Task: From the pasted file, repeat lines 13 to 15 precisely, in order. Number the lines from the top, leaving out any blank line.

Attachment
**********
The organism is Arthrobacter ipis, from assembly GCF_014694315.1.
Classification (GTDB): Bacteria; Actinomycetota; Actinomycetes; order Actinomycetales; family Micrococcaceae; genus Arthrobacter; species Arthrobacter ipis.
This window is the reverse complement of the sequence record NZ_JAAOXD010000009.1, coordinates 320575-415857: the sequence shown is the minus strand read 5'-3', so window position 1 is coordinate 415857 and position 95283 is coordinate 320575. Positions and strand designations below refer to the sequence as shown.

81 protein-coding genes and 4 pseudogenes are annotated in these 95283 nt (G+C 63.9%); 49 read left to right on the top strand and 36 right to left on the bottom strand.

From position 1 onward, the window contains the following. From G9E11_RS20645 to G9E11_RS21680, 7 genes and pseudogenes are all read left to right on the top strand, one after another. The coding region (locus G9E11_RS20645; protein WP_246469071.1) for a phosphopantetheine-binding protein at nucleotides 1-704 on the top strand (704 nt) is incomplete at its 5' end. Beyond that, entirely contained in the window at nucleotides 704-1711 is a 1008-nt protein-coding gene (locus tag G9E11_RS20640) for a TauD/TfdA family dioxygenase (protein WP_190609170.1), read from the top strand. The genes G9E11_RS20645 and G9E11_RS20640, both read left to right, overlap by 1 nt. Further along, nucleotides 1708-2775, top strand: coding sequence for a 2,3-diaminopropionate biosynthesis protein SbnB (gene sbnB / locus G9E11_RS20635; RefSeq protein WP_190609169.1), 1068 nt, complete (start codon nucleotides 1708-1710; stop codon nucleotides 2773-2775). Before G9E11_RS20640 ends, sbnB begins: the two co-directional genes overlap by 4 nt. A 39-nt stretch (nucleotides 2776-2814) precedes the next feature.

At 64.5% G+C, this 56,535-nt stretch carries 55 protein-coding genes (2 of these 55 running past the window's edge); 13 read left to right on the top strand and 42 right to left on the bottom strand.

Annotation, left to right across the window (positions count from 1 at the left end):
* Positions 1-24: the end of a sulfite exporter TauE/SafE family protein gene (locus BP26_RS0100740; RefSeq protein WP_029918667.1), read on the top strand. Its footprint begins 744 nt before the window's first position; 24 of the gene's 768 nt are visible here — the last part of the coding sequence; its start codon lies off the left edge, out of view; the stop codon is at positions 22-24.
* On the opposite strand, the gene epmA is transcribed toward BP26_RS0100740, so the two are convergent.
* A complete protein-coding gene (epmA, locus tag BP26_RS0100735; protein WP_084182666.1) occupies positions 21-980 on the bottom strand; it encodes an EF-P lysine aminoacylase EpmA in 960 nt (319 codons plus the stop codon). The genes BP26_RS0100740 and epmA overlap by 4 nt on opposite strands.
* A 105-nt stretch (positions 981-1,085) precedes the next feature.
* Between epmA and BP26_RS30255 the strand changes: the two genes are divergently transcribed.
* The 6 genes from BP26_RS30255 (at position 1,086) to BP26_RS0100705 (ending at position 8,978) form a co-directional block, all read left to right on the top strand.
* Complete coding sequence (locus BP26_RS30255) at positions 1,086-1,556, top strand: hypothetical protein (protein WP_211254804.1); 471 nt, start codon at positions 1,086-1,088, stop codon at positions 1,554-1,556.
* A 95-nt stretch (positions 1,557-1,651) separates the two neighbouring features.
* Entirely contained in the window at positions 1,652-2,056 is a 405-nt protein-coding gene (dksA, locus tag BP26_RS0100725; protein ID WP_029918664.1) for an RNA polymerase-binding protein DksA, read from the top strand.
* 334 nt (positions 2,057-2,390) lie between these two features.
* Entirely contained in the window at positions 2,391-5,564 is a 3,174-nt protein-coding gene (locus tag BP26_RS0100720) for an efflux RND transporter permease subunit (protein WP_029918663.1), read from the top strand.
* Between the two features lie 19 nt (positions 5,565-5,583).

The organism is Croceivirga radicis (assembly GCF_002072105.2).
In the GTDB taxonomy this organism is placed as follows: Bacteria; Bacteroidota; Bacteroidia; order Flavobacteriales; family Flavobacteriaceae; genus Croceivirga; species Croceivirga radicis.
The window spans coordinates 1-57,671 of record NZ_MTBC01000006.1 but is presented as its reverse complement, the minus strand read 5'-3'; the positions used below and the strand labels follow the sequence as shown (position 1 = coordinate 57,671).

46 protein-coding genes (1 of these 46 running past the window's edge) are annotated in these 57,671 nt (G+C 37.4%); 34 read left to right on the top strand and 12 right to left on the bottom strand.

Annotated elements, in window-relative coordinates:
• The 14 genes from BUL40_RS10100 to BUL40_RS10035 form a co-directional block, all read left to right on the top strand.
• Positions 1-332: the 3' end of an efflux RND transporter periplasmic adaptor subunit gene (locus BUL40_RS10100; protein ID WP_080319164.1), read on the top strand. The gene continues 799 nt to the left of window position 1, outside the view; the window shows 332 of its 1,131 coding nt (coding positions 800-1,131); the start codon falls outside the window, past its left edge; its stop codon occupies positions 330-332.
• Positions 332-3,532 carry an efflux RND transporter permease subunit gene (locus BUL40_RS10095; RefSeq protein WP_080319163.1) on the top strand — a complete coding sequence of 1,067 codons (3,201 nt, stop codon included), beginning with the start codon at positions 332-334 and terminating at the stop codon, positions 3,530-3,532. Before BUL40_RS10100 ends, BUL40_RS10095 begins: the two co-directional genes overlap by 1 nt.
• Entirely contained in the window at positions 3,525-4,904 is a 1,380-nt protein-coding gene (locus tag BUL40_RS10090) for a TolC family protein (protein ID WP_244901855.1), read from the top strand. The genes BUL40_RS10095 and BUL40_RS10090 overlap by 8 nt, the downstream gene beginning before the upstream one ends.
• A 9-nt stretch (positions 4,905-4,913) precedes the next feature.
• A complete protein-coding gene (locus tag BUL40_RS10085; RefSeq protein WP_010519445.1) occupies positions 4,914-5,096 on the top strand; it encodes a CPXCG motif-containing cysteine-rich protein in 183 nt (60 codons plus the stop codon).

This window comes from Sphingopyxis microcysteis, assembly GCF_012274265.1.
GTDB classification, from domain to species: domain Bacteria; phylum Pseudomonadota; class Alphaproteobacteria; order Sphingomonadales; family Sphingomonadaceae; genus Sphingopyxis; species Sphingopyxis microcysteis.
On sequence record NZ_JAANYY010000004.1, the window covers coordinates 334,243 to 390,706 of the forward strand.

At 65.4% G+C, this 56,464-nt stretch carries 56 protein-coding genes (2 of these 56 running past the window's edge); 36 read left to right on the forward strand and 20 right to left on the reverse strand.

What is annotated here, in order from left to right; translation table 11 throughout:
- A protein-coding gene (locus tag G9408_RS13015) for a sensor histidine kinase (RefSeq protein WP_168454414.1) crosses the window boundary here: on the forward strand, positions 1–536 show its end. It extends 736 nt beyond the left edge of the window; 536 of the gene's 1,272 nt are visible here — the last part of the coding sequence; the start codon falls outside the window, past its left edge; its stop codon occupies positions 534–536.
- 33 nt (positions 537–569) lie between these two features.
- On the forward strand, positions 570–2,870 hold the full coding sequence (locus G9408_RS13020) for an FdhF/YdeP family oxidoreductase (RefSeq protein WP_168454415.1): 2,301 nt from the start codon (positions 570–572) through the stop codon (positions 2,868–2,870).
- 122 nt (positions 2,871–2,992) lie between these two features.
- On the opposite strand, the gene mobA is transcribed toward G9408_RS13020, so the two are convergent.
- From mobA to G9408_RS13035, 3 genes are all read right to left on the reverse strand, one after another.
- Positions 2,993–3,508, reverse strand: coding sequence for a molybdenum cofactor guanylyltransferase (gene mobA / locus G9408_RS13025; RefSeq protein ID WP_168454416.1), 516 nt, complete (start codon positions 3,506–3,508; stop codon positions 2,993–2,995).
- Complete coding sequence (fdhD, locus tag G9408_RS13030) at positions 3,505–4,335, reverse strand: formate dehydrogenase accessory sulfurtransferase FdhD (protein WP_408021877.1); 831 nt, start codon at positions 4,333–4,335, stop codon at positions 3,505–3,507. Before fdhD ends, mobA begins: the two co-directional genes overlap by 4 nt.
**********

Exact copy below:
* The 6 genes from BP26_RS30255 (at position 1,086) to BP26_RS0100705 (ending at position 8,978) form a co-directional block, all read left to right on the top strand.
* Complete coding sequence (locus BP26_RS30255) at positions 1,086-1,556, top strand: hypothetical protein (protein WP_211254804.1); 471 nt, start codon at positions 1,086-1,088, stop codon at positions 1,554-1,556.
* A 95-nt stretch (positions 1,557-1,651) separates the two neighbouring features.